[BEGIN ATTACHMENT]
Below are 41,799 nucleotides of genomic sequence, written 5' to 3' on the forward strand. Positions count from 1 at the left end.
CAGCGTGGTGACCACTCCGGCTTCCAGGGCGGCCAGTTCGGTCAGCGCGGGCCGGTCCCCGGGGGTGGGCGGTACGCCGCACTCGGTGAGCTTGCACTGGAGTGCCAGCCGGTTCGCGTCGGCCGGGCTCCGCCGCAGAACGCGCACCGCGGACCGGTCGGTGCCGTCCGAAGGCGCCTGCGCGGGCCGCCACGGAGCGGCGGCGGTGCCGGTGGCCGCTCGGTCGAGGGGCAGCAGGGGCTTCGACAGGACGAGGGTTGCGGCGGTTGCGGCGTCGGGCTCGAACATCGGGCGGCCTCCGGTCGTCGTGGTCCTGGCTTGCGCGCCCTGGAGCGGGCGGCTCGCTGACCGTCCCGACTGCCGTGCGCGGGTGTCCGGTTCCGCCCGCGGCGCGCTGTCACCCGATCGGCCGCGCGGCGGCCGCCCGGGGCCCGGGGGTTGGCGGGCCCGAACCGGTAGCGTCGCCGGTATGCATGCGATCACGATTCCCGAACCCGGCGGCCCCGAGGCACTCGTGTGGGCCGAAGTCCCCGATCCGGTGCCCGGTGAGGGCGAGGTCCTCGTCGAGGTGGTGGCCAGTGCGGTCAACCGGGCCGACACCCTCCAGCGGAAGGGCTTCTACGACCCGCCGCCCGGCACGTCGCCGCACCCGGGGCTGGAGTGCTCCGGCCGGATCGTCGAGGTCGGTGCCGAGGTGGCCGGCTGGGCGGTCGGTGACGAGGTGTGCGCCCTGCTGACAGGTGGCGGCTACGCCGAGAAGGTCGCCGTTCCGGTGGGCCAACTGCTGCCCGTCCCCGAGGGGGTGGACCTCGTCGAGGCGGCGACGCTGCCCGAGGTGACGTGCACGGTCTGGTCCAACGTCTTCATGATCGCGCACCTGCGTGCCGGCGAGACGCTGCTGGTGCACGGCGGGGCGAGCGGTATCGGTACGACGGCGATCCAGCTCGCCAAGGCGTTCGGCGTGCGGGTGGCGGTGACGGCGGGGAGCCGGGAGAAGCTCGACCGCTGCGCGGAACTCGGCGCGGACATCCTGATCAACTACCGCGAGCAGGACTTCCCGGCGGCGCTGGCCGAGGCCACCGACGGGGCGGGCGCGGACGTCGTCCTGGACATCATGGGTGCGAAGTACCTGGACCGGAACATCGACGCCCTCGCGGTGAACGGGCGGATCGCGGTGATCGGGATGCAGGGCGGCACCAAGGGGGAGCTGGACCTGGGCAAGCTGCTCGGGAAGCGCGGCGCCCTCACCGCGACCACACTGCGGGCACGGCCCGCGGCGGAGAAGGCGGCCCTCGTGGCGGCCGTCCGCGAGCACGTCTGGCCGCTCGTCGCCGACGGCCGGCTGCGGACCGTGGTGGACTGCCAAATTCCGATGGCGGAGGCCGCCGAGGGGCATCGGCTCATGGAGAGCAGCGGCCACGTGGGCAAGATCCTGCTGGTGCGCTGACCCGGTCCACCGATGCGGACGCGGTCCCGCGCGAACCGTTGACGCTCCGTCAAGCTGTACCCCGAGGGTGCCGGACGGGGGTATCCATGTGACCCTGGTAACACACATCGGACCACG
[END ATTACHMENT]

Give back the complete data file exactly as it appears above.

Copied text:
Below are 41,799 nucleotides of genomic sequence, written 5' to 3' on the forward strand. Positions count from 1 at the left end.
CAGCGTGGTGACCACTCCGGCTTCCAGGGCGGCCAGTTCGGTCAGCGCGGGCCGGTCCCCGGGGGTGGGCGGTACGCCGCACTCGGTGAGCTTGCACTGGAGTGCCAGCCGGTTCGCGTCGGCCGGGCTCCGCCGCAGAACGCGCACCGCGGACCGGTCGGTGCCGTCCGAAGGCGCCTGCGCGGGCCGCCACGGAGCGGCGGCGGTGCCGGTGGCCGCTCGGTCGAGGGGCAGCAGGGGCTTCGACAGGACGAGGGTTGCGGCGGTTGCGGCGTCGGGCTCGAACATCGGGCGGCCTCCGGTCGTCGTGGTCCTGGCTTGCGCGCCCTGGAGCGGGCGGCTCGCTGACCGTCCCGACTGCCGTGCGCGGGTGTCCGGTTCCGCCCGCGGCGCGCTGTCACCCGATCGGCCGCGCGGCGGCCGCCCGGGGCCCGGGGGTTGGCGGGCCCGAACCGGTAGCGTCGCCGGTATGCATGCGATCACGATTCCCGAACCCGGCGGCCCCGAGGCACTCGTGTGGGCCGAAGTCCCCGATCCGGTGCCCGGTGAGGGCGAGGTCCTCGTCGAGGTGGTGGCCAGTGCGGTCAACCGGGCCGACACCCTCCAGCGGAAGGGCTTCTACGACCCGCCGCCCGGCACGTCGCCGCACCCGGGGCTGGAGTGCTCCGGCCGGATCGTCGAGGTCGGTGCCGAGGTGGCCGGCTGGGCGGTCGGTGACGAGGTGTGCGCCCTGCTGACAGGTGGCGGCTACGCCGAGAAGGTCGCCGTTCCGGTGGGCCAACTGCTGCCCGTCCCCGAGGGGGTGGACCTCGTCGAGGCGGCGACGCTGCCCGAGGTGACGTGCACGGTCTGGTCCAACGTCTTCATGATCGCGCACCTGCGTGCCGGCGAGACGCTGCTGGTGCACGGCGGGGCGAGCGGTATCGGTACGACGGCGATCCAGCTCGCCAAGGCGTTCGGCGTGCGGGTGGCGGTGACGGCGGGGAGCCGGGAGAAGCTCGACCGCTGCGCGGAACTCGGCGCGGACATCCTGATCAACTACCGCGAGCAGGACTTCCCGGCGGCGCTGGCCGAGGCCACCGACGGGGCGGGCGCGGACGTCGTCCTGGACATCATGGGTGCGAAGTACCTGGACCGGAACATCGACGCCCTCGCGGTGAACGGGCGGATCGCGGTGATCGGGATGCAGGGCGGCACCAAGGGGGAGCTGGACCTGGGCAAGCTGCTCGGGAAGCGCGGCGCCCTCACCGCGACCACACTGCGGGCACGGCCCGCGGCGGAGAAGGCGGCCCTCGTGGCGGCCGTCCGCGAGCACGTCTGGCCGCTCGTCGCCGACGGCCGGCTGCGGACCGTGGTGGACTGCCAAATTCCGATGGCGGAGGCCGCCGAGGGGCATCGGCTCATGGAGAGCAGCGGCCACGTGGGCAAGATCCTGCTGGTGCGCTGACCCGGTCCACCGATGCGGACGCGGTCCCGCGCGAACCGTTGACGCTCCGTCAAGCTGTACCCCGAGGGTGCCGGACGGGGGTATCCATGTGACCCTGGTAACACACATCGGACCACG